Village of immigrants : Latinos in an emerging America / Diana R. Gordon.
By: Gordon, Diana R.Material type: TextSeries: JSTOR eBooks; Rivergate regionals.Publisher: New Brunswick, New Jersey : Rutgers University Press, 2015Description: 1 online resource.Content type: text Media type: computer Carrier type: online resourceISBN: 9780813575926; 0813575923.Subject(s): Hispanic Americans -- New York (State) -- Greenport -- Social conditions | Immigrants -- New York (State) -- Greenport -- Social conditions | Working class -- New York (State) -- Greenport -- Social conditions | Hispanic Americans -- New York (State) -- Greenport -- Biography | Immigrants -- New York (State) -- Greenport -- Biography | Working class -- New York (State) -- Greenport -- Biography | Social change -- New York (State) -- GreenportAdditional physical formats: Print version:: Village of immigrantsDDC classification: 305.9/069120974721 Other classification: SOC007000 | HIS036080 | POL024000 | BUS067000 | SOC044000 | POL029000 Online resources: Click here to view this ebook.
|Item type||Current location||Call number||URL||Status||Date due||Barcode|
|Electronic Book||UT Tyler Online Online||F129.G714 G67 2015 (Browse shelf)||https://ezproxy.uttyler.edu/login?url=http://www.jstor.org/stable/10.2307/j.ctt175x354||Available||ocn921989062|
"Greenport, New York, a village on the North Fork of Long Island, has become an exemplar of a little-noted national trend--immigrants spreading beyond the big coastal cities, driving much of rural population growth nationally. In Village of Immigrants, Diana R. Gordon illustrates how small-town America has been revitalized by the arrival of these immigrants in Greenport, where she lives. Greenport today boasts a population that is one-third Hispanic. Gordon contends that these immigrants have effectively saved the town's economy by taking low-skill jobs, increasing the tax base, filling local schools, and patronizing local businesses. Greenport's seaside beauty still attracts summer tourists, but it is only with the support of the local Latino workforce that elegant restaurants and bed-and-breakfasts are able to serve these visitors. For Gordon the picture is complex, because the wave of immigrants also presents the town with challenges to its services and institutions. Gordon's portraits of local immigrants capture the positive and the negative, with a cast of characters ranging from a Guatemalan mother of three, including one child who is profoundly disabled, to a Colombian house painter with a successful business who cannot become licensed because he remains undocumented. Village of Immigrants weaves together these people's stories, fears, and dreams to reveal an environment plagued by threats of deportation, debts owed to coyotes, low wages, and the other bleak realities that shape the immigrant experience--even in the charming seaport town of Greenport. A timely contribution to the national dialogue on immigration, Gordon's book shows the pivotal role the American small town plays in the ongoing American immigrant story--as well as how this booming population is shaping and reviving rural communities"-- Provided by publisher.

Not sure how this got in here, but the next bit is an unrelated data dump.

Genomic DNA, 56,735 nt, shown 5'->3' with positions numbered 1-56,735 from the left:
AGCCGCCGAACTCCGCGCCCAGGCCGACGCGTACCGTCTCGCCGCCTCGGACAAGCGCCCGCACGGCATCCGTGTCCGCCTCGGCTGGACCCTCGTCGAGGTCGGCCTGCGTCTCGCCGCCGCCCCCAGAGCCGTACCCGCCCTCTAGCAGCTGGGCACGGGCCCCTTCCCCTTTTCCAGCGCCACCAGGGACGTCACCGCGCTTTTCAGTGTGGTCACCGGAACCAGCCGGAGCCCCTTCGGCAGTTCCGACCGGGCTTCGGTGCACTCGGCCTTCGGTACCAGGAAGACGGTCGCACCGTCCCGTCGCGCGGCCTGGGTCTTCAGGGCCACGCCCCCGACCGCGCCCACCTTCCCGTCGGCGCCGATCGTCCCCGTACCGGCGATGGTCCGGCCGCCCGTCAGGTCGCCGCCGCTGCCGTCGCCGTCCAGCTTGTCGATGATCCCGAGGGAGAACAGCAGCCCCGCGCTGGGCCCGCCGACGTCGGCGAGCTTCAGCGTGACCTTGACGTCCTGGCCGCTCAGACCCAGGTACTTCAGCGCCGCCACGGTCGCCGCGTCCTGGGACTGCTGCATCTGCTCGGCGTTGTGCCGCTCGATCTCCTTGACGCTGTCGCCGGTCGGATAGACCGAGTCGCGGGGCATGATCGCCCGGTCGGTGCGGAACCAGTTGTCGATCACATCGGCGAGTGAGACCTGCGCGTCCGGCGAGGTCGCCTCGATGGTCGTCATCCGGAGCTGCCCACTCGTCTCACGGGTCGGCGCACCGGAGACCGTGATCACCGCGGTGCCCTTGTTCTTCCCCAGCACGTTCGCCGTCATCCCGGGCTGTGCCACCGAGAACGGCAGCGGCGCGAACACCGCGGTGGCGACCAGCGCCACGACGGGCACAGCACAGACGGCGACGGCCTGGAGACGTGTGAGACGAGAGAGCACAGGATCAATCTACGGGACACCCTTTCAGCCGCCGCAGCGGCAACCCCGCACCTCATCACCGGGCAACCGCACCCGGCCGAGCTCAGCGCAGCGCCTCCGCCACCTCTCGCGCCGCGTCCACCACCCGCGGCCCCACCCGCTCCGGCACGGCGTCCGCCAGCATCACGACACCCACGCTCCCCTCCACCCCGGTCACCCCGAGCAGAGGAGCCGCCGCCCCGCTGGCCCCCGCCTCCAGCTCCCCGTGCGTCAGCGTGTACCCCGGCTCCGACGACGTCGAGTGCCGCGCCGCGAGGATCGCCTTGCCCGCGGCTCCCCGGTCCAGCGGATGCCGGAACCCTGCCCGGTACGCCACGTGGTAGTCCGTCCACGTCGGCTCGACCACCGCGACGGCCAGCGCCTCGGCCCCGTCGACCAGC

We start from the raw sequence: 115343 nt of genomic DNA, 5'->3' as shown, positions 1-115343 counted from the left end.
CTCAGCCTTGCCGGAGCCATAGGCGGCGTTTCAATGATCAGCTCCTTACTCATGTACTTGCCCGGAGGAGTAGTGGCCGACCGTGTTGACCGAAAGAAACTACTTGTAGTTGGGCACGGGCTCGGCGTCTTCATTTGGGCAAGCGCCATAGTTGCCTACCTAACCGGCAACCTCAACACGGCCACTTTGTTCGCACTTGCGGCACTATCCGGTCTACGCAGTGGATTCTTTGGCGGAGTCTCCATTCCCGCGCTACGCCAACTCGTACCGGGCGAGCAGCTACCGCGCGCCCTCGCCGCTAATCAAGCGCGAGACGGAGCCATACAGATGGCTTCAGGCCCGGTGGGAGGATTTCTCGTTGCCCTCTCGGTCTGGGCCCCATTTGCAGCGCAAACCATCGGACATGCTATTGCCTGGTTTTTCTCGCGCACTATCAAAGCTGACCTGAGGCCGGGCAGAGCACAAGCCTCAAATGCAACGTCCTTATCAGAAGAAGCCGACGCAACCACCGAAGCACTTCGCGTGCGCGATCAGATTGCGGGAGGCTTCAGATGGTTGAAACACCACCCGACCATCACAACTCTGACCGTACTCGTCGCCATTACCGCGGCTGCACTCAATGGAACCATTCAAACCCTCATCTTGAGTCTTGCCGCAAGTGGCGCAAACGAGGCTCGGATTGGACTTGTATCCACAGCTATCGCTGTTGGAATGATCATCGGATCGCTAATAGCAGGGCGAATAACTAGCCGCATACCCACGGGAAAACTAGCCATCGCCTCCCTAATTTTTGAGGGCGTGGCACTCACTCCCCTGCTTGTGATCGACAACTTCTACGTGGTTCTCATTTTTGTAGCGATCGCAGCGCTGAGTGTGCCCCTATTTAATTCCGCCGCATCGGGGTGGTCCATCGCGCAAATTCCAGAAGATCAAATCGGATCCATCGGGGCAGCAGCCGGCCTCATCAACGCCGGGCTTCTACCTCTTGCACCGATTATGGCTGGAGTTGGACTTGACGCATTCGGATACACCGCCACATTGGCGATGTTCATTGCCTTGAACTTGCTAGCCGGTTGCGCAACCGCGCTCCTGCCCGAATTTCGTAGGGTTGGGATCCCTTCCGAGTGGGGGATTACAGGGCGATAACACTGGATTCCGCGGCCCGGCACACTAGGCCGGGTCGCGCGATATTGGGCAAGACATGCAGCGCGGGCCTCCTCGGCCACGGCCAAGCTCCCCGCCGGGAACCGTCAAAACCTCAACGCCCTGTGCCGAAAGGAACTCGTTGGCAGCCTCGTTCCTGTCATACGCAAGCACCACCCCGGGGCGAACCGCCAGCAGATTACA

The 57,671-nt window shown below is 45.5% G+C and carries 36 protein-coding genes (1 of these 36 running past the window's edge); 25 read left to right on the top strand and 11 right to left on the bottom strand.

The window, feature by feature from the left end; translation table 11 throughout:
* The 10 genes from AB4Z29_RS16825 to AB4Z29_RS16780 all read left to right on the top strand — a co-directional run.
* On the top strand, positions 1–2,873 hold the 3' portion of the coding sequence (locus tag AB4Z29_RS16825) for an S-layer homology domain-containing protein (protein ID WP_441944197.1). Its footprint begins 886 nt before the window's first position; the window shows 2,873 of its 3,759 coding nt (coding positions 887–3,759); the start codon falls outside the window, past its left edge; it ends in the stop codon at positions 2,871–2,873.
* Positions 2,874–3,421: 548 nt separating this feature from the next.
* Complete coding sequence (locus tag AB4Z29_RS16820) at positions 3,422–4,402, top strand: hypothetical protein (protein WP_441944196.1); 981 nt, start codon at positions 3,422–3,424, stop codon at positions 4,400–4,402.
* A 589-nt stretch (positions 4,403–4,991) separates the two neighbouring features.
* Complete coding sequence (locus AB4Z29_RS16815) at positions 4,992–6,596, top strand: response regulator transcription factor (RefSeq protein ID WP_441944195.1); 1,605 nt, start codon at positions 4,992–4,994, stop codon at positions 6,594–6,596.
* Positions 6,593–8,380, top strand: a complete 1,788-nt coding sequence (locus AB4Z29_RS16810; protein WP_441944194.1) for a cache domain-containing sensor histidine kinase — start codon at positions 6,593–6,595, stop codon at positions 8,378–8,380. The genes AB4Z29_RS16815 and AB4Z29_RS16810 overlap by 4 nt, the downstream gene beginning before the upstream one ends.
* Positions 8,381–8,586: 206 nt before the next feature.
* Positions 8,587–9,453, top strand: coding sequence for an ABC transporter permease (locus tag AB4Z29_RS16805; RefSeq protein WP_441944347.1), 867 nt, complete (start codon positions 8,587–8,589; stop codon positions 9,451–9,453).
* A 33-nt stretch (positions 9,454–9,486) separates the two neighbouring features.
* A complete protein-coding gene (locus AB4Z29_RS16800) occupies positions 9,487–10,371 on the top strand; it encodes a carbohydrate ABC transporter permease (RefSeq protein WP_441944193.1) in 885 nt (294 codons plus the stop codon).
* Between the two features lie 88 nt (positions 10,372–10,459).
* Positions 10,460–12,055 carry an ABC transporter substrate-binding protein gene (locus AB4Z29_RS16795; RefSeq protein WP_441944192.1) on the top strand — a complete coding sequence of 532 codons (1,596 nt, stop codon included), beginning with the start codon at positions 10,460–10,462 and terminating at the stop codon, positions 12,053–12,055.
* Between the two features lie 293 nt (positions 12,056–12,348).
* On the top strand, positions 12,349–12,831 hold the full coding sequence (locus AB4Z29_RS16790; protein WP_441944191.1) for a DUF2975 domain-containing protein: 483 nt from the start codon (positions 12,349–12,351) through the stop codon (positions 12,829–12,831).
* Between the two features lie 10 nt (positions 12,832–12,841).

Includes bibliographical references and index.
Part I. A Village Transformed -- Hola, Greenport -- Lost and Found -- Part II. Absorbing Immigrants since 1840 -- The European Legacy -- Boom, Bust and Back Again -- Migration from Within -- Is Demographics Destiny? -- Part III. Classroom Challenges -- Schooling New Citizens -- Edgar and the Blue Mosque -- Part IV. Settling In -- Housing or Ouse or HoHouses? -- Sofia's Quest -- Part V. Toward Community Health -- Cobbled Care -- An Accidental Nurse -- Part VI. Dilemmas of Control -- Legal Limbo -- Deferred and Delivered -- Part VII. Working Lives -- Where There's a Will There's a Job (or Two) -- Sacrifice and Success -- Part VIII. Now What? -- The New American -- A Small-Town Model?
Print version record.